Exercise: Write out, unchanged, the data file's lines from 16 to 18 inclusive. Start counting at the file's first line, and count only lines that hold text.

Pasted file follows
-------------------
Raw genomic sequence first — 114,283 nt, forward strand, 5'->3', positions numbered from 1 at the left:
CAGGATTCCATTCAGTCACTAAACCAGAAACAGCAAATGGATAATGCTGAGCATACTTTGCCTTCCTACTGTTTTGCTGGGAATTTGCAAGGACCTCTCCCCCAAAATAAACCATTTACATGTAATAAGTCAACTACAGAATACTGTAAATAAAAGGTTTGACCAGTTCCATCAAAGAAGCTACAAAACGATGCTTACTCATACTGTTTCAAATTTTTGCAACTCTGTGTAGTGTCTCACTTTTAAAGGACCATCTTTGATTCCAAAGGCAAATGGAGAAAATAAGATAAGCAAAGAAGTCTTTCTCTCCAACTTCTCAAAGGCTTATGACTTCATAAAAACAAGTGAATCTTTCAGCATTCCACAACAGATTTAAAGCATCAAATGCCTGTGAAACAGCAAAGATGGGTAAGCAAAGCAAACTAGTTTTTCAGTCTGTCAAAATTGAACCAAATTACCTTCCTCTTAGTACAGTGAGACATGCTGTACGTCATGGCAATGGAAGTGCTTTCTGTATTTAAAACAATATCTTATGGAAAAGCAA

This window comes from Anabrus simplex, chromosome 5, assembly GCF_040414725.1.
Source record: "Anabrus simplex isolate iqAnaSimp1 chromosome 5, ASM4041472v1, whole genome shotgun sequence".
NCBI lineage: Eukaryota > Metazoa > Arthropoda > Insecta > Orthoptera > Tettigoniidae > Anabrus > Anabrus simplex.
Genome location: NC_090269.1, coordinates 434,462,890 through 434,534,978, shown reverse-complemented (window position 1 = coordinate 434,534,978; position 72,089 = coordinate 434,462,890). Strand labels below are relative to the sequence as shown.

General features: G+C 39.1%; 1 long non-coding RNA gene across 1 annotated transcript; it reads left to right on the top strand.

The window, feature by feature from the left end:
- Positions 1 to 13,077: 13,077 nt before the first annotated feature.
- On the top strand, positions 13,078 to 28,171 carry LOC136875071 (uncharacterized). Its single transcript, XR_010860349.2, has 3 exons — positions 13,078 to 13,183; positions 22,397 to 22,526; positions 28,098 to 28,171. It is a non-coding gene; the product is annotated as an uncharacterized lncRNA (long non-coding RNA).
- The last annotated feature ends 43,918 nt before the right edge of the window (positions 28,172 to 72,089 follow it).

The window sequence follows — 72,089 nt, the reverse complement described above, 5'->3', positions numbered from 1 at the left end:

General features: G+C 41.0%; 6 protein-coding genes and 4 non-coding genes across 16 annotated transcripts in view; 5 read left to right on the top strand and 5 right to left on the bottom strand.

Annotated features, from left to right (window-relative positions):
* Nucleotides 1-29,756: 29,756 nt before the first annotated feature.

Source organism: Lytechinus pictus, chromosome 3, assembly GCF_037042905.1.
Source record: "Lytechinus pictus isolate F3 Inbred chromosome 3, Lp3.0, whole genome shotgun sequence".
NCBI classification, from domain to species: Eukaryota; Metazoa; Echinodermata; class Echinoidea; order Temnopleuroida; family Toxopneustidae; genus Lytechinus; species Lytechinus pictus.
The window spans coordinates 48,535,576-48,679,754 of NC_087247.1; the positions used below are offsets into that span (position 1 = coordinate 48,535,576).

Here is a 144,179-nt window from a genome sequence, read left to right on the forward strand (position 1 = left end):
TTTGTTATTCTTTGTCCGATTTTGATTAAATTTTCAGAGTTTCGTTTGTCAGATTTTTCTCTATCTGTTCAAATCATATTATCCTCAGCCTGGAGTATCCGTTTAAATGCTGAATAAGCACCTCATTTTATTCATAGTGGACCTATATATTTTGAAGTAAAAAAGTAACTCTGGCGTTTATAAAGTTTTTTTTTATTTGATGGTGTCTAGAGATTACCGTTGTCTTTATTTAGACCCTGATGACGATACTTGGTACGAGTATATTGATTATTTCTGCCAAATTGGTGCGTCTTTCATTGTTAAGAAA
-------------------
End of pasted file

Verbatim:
Source organism: Lytechinus pictus, chromosome 3, assembly GCF_037042905.1.
Source record: "Lytechinus pictus isolate F3 Inbred chromosome 3, Lp3.0, whole genome shotgun sequence".
NCBI classification, from domain to species: Eukaryota; Metazoa; Echinodermata; class Echinoidea; order Temnopleuroida; family Toxopneustidae; genus Lytechinus; species Lytechinus pictus.